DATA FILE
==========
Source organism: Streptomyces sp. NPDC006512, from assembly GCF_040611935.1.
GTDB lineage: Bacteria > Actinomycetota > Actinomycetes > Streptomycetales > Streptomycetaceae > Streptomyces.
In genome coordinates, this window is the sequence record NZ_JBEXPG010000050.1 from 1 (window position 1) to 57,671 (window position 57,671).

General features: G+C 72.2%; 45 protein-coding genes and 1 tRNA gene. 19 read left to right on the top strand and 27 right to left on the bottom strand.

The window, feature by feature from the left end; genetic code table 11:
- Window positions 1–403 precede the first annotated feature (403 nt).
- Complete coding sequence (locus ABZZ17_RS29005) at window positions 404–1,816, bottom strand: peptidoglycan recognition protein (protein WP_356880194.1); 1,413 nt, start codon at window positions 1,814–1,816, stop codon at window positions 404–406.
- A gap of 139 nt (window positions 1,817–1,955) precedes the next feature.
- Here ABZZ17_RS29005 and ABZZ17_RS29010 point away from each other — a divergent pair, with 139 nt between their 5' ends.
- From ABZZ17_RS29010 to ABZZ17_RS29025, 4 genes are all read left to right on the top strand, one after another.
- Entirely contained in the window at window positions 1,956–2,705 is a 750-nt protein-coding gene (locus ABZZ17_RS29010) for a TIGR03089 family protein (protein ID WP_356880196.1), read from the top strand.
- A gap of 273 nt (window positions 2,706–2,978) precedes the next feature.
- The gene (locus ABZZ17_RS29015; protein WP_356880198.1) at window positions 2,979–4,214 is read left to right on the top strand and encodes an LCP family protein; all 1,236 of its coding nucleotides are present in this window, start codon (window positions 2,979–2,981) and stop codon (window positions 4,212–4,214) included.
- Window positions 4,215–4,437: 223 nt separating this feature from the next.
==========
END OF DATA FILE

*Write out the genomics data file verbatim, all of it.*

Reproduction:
Source organism: Streptomyces sp. NPDC006512, from assembly GCF_040611935.1.
GTDB lineage: Bacteria > Actinomycetota > Actinomycetes > Streptomycetales > Streptomycetaceae > Streptomyces.
In genome coordinates, this window is the sequence record NZ_JBEXPG010000050.1 from 1 (window position 1) to 57,671 (window position 57,671).

General features: G+C 72.2%; 45 protein-coding genes and 1 tRNA gene. 19 read left to right on the top strand and 27 right to left on the bottom strand.

The window, feature by feature from the left end; genetic code table 11:
- Window positions 1–403 precede the first annotated feature (403 nt).
- Complete coding sequence (locus ABZZ17_RS29005) at window positions 404–1,816, bottom strand: peptidoglycan recognition protein (protein WP_356880194.1); 1,413 nt, start codon at window positions 1,814–1,816, stop codon at window positions 404–406.
- A gap of 139 nt (window positions 1,817–1,955) precedes the next feature.
- Here ABZZ17_RS29005 and ABZZ17_RS29010 point away from each other — a divergent pair, with 139 nt between their 5' ends.
- From ABZZ17_RS29010 to ABZZ17_RS29025, 4 genes are all read left to right on the top strand, one after another.
- Entirely contained in the window at window positions 1,956–2,705 is a 750-nt protein-coding gene (locus ABZZ17_RS29010) for a TIGR03089 family protein (protein ID WP_356880196.1), read from the top strand.
- A gap of 273 nt (window positions 2,706–2,978) precedes the next feature.
- The gene (locus ABZZ17_RS29015; protein WP_356880198.1) at window positions 2,979–4,214 is read left to right on the top strand and encodes an LCP family protein; all 1,236 of its coding nucleotides are present in this window, start codon (window positions 2,979–2,981) and stop codon (window positions 4,212–4,214) included.
- Window positions 4,215–4,437: 223 nt separating this feature from the next.